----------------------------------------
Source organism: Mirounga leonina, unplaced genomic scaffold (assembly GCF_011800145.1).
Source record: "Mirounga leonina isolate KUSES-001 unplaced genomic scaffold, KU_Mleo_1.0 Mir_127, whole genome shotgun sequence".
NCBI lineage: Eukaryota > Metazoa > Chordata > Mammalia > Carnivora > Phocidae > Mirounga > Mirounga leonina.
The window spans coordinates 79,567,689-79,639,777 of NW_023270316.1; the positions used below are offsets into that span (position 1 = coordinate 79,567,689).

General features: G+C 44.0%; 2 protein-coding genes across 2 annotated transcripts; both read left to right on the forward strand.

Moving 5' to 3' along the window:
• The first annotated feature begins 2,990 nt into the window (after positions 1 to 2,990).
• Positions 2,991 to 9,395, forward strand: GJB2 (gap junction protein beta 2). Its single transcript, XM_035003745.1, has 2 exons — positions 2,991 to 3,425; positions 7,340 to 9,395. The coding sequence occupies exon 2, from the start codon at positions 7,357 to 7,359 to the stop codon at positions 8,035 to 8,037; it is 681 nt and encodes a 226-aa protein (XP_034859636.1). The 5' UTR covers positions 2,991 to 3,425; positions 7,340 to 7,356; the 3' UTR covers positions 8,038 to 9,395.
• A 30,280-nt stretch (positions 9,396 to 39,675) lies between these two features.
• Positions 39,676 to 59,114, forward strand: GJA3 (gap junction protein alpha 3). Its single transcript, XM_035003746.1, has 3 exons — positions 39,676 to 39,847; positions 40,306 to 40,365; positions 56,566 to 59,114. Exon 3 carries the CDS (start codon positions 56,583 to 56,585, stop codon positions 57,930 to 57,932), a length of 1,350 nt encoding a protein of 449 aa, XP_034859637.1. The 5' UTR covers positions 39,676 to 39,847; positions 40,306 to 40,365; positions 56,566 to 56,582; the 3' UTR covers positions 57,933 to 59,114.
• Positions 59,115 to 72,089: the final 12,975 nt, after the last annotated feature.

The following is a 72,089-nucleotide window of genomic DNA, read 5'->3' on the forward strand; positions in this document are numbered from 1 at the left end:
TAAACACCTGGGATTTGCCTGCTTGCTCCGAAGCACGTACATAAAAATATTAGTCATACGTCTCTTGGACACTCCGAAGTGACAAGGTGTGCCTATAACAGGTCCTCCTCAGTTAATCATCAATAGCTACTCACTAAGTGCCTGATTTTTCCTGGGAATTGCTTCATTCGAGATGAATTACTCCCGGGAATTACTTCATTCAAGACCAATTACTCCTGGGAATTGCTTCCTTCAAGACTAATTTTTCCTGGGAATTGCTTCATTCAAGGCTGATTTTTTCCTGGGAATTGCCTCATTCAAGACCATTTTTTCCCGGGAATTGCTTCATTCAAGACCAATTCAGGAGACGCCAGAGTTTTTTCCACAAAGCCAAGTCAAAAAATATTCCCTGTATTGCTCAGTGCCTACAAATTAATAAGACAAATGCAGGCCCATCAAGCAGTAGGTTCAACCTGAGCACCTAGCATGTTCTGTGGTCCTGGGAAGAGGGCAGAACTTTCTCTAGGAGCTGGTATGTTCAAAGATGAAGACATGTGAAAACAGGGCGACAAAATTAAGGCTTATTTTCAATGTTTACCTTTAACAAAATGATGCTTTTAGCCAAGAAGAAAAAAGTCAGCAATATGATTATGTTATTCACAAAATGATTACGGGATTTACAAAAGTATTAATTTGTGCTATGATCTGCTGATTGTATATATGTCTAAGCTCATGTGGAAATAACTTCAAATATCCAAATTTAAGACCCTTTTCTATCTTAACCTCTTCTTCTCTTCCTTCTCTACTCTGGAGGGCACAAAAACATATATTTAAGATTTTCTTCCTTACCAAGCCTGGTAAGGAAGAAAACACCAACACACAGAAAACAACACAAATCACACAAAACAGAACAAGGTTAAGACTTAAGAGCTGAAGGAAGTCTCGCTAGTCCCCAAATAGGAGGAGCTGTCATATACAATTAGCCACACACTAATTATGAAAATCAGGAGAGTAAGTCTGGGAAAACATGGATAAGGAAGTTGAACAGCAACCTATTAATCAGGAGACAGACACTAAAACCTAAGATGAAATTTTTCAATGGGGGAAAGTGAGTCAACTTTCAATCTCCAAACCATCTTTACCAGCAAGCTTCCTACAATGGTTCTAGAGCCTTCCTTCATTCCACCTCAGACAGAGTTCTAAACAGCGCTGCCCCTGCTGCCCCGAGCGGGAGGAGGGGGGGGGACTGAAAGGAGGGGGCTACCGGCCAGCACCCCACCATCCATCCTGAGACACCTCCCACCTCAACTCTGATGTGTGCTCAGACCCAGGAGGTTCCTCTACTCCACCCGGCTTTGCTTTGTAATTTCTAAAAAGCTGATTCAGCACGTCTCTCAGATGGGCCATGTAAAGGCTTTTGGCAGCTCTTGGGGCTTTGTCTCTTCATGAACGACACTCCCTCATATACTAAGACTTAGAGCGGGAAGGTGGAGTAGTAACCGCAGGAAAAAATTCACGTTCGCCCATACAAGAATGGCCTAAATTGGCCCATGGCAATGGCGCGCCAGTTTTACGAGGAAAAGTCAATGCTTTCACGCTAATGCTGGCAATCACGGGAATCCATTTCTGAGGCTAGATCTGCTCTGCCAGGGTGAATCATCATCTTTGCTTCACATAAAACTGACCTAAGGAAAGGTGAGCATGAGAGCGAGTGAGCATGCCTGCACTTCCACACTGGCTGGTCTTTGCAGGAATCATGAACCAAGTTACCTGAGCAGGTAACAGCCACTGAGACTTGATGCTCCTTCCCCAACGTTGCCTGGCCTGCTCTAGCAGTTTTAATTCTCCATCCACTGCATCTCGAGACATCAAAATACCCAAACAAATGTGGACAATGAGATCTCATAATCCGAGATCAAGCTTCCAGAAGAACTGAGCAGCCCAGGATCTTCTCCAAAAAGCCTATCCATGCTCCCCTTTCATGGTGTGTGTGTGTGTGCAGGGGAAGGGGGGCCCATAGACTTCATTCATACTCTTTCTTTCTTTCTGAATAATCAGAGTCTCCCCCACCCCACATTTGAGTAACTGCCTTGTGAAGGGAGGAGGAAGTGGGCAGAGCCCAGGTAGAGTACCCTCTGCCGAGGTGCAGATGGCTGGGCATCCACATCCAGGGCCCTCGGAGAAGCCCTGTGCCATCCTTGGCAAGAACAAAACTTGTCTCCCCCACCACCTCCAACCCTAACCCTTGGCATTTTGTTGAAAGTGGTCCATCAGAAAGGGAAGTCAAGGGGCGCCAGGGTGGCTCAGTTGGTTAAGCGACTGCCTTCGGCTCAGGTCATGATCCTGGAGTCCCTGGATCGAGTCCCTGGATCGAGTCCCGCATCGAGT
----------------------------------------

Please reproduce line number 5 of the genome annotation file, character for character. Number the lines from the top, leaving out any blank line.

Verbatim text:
General features: G+C 44.0%; 2 protein-coding genes across 2 annotated transcripts; both read left to right on the forward strand.